Contract Year Player Research
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Contract Year Player Research

Money is generally considered one of the great motivators. That fact isn't lost on fantasy football owners.

It's the reason players entering the final year of their contracts get a longer look than they normally would when fantasy owners are putting together their draft list. The belief is contract-year players improve on their three-year average, with the promise of untold riches just a few months away if they show they can be "The Man."

But is there merit to that line of thinking, or is it wishful thinking? To get that answer, let's look at how last year's "money men" fared.

While there were several part-time players hoping to cash in last year, the list of regulars who had a solid body of work the previous three seasons in which to draw some conclusions were limited. It simply wasn't a stellar crop of soon-to-be free agents.

There are also a couple of factors that have to be taken into account.

Was the player with the same team last year that he had been with at least the previous season, or was he having to get accustomed to unfamiliar surroundings (which would seem to automatically put him at a disadvantage in most cases to equaling his three-year averages)? Another factor is free agents who were getting their first chance at being a starter. How did their numbers compare on average to when they were backups?

Green Bay Packers running back Ahman Green was the premier soon-to-be free agent still with his same team entering last season. But Green only played five games in 2005 after suffering a torn thigh tendon, so his average (to have merit) had to be based on his previous two seasons.

While Green averaged a little more than 1,500 yards in 2003 and 2004, he showed significant signs of decline in 2004-- rushing for 700 less yards on the season and averaging almost one yard less per carry than the prior campaign. That trend continued in 2006.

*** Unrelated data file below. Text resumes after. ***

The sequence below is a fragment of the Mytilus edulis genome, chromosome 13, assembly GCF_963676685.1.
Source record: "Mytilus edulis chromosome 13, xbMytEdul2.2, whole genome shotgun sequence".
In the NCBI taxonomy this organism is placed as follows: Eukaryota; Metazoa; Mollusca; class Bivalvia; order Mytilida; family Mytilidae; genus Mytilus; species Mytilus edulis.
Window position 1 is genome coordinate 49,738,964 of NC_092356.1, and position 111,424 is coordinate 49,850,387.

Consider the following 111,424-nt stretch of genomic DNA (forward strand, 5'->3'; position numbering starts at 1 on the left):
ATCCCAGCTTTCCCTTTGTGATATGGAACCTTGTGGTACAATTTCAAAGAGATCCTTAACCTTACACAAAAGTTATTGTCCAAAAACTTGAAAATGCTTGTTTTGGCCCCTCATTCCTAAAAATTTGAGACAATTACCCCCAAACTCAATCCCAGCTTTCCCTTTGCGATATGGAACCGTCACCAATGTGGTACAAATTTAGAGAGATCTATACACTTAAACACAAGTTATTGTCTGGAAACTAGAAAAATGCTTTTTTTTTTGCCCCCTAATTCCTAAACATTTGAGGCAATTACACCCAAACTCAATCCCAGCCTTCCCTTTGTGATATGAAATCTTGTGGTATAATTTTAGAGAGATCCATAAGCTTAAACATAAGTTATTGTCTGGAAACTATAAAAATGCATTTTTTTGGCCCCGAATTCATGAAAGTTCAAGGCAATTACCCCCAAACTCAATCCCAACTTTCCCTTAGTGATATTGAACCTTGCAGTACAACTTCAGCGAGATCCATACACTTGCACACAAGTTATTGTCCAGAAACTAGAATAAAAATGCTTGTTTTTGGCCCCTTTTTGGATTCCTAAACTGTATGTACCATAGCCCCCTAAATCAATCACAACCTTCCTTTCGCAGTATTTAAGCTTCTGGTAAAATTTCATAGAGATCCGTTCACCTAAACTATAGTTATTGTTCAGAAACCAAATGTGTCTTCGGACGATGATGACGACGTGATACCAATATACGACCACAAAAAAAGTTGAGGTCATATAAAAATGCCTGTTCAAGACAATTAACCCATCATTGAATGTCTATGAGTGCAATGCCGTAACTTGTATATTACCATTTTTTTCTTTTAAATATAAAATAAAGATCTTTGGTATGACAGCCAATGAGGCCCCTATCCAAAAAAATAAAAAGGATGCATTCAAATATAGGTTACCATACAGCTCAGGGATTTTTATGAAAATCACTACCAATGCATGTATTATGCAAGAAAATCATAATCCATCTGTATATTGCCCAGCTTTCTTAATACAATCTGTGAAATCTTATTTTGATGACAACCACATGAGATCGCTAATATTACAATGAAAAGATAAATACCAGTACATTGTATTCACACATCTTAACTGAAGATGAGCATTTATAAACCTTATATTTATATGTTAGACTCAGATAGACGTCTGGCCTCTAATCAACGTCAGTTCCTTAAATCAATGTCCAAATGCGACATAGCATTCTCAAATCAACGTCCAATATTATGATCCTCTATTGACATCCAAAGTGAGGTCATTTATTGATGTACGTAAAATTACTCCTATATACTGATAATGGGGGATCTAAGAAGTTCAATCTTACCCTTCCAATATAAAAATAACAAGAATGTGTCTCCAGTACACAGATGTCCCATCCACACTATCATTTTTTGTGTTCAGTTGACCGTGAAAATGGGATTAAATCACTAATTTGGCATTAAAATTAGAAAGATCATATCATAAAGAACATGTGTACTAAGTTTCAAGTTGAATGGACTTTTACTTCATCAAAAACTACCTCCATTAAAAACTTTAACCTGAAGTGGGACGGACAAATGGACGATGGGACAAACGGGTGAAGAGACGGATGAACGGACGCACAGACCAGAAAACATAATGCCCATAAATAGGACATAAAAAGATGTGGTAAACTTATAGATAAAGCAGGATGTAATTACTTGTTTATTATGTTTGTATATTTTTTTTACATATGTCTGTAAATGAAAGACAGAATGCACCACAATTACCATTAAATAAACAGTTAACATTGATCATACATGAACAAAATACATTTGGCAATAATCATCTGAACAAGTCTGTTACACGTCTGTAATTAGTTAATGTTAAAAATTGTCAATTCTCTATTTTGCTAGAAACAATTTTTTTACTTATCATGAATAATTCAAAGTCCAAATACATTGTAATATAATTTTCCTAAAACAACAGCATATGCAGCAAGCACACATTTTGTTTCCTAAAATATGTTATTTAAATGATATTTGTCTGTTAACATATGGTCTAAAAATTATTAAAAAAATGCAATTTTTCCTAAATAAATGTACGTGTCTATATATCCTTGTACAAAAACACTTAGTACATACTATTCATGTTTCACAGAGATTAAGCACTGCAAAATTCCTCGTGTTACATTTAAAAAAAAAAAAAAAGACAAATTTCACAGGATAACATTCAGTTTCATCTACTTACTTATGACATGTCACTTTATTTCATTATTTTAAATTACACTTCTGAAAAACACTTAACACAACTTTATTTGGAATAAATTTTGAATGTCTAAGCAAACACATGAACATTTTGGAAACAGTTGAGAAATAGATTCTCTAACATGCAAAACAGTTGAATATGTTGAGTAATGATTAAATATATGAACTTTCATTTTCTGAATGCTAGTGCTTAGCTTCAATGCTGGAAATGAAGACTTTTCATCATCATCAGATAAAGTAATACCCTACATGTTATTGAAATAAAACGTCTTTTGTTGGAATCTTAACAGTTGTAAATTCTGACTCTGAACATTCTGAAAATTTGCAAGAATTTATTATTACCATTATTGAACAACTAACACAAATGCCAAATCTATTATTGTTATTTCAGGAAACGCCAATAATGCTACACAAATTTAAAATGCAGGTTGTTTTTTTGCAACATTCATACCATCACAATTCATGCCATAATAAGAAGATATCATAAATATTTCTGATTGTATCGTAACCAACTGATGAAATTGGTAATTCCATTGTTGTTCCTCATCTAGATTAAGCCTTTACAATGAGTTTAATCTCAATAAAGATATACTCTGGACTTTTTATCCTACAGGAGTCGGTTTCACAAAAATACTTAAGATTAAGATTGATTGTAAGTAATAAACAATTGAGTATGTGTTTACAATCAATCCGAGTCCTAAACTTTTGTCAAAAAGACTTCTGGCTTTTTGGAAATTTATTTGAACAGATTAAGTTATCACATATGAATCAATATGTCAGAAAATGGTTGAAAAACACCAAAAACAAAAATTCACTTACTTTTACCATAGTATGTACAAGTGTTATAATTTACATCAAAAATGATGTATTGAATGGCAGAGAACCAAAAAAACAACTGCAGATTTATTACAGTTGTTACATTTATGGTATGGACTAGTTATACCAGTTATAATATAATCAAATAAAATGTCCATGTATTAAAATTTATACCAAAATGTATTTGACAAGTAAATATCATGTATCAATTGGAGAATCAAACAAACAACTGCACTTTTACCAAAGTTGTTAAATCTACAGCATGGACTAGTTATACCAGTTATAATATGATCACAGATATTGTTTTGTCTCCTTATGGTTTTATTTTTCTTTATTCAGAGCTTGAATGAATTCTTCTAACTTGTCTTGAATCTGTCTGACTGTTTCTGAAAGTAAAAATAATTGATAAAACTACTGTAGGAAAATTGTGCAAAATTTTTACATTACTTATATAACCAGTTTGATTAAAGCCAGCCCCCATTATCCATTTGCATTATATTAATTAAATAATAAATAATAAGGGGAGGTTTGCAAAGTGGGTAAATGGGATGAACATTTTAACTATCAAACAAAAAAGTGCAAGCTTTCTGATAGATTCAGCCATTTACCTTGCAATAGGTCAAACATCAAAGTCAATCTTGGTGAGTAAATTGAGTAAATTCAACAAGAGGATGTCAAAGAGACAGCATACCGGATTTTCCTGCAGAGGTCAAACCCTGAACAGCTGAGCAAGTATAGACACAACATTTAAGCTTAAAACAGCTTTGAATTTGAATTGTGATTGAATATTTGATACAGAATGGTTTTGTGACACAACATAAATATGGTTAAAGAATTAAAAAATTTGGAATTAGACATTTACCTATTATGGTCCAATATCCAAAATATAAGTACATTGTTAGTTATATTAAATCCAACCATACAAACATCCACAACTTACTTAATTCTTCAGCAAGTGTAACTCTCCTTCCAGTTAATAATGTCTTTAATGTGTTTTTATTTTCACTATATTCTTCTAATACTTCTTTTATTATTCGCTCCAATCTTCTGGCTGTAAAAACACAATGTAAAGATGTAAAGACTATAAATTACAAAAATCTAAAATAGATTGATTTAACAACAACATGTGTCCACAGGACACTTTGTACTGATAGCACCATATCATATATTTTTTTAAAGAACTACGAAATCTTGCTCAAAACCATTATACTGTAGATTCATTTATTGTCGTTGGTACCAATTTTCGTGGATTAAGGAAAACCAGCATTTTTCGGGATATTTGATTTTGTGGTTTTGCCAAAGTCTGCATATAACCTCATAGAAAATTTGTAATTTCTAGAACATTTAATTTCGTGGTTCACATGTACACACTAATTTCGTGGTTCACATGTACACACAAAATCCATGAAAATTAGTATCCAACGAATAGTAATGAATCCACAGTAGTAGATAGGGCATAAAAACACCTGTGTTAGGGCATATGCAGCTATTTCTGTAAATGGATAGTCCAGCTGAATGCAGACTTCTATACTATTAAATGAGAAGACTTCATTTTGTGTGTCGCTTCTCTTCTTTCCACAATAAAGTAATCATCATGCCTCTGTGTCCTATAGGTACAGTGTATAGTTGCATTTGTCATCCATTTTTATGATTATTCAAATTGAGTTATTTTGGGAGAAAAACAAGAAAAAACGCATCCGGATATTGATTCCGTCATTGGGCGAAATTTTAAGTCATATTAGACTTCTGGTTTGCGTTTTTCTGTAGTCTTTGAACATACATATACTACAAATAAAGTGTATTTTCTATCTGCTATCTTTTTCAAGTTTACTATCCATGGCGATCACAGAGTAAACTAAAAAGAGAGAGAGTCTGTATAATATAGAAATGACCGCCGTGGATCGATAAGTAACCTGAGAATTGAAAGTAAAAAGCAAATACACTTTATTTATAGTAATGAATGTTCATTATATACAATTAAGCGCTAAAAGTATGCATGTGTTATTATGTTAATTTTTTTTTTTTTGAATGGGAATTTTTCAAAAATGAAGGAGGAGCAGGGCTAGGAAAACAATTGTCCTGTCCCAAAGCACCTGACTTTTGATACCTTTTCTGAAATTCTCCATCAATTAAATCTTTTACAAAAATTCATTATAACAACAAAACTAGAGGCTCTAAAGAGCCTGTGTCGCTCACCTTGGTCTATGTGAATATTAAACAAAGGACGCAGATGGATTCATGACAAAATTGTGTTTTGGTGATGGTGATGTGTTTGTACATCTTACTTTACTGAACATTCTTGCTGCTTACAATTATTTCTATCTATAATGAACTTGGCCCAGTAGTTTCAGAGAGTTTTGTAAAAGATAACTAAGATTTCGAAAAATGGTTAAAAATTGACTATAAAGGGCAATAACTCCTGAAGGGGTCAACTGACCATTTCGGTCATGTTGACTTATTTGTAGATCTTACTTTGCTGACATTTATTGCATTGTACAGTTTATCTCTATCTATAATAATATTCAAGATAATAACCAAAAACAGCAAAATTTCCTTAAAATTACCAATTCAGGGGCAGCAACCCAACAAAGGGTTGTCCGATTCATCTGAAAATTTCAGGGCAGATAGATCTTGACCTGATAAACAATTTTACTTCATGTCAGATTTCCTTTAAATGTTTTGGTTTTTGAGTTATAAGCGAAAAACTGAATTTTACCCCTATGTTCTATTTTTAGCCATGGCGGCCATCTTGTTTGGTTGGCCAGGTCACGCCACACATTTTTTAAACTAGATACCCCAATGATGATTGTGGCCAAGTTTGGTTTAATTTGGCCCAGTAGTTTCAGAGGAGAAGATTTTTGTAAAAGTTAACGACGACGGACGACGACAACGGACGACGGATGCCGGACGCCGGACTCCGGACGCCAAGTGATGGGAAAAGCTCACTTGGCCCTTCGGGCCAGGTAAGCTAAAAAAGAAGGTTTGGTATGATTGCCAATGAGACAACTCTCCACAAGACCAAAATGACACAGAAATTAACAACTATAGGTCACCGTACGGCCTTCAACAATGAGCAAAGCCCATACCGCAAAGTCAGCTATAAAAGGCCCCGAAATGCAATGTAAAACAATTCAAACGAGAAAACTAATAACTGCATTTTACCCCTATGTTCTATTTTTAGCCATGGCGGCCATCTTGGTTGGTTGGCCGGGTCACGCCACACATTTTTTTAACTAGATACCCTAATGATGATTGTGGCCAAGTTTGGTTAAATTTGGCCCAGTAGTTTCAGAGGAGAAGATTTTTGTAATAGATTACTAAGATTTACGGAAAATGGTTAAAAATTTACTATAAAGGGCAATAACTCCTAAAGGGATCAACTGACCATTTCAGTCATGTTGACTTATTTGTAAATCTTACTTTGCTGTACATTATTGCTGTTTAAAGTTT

Green's yard-per-rush average was the lowest of his career (with the exception of his injury-shortened campaign) and he only gained 1,059 yards and scored five touchdowns-- both the lowest total of any full season since he became a starter in 2000.

Seattle's Bobby Engram was the biggest name among upcoming free agent receivers who hadn't changed teams prior to 2006. But the 12-year veteran contracted Graves' disease, which brought on a host of complications and limited him to seven games. So, the best receiver for statistical purposes is Travis Taylor, formerly of the Minnesota Vikings.

Taylor averaged right at 700 yards receiving his three previous full seasons, including two with the Baltimore Ravens. Last season he had 651 receiving yards and three TDs, which fell one short of his 2005 TD total. He also had the lowest yards-per-reception average (11.4) since his rookie season.

There were several veteran wide receivers who changed teams prior to last season. It did nothing to help their bargaining power when contract talks began.

Eric Moulds is the most accomplished of this group. He averaged just under 900 yards receiving a year between 2003 and 2005 while playing for the Buffalo Bills and he scored five touchdowns in 2004 and four in 2005.

Last year with the Houston Texans, it went downhill for Moulds, who had 557 receiving yards and one TD.

But it could have been worse for Moulds' owners. They could have drafted Ashley Lelie.

 


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